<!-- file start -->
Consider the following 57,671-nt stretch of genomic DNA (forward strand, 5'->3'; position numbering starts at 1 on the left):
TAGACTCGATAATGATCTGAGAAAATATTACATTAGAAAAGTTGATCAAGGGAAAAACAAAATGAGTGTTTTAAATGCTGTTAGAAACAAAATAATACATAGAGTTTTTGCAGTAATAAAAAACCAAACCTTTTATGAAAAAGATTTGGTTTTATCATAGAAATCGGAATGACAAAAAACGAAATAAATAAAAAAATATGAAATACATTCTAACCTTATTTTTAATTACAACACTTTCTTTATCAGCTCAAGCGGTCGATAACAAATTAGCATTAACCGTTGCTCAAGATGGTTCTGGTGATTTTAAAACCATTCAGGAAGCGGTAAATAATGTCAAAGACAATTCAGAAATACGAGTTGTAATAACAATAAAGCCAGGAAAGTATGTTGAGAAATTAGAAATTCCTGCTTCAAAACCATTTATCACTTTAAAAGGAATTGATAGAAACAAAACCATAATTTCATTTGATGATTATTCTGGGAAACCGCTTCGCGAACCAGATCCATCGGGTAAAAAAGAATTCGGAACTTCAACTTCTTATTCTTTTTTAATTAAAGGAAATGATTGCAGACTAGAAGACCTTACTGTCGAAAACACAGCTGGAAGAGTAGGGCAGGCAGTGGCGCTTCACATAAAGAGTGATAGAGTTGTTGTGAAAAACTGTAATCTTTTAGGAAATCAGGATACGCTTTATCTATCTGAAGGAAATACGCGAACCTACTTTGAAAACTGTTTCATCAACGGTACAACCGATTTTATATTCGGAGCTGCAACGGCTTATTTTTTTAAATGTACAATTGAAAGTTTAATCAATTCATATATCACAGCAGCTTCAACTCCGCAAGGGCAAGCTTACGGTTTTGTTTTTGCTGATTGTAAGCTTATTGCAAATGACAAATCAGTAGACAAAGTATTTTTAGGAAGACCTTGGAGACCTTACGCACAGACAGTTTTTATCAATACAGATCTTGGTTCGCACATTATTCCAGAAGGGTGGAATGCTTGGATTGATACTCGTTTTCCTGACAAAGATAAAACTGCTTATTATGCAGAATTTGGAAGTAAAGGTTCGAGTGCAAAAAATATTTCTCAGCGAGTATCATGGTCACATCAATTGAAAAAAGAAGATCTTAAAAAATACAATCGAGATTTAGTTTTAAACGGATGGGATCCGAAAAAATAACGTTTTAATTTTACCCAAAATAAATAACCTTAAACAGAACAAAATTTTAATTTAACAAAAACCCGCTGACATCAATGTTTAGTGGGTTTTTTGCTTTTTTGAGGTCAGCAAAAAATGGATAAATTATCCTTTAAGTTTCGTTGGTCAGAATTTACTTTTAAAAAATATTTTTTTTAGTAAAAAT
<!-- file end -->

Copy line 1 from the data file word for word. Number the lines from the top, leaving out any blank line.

Consider the following 57,671-nt stretch of genomic DNA (forward strand, 5'->3'; position numbering starts at 1 on the left):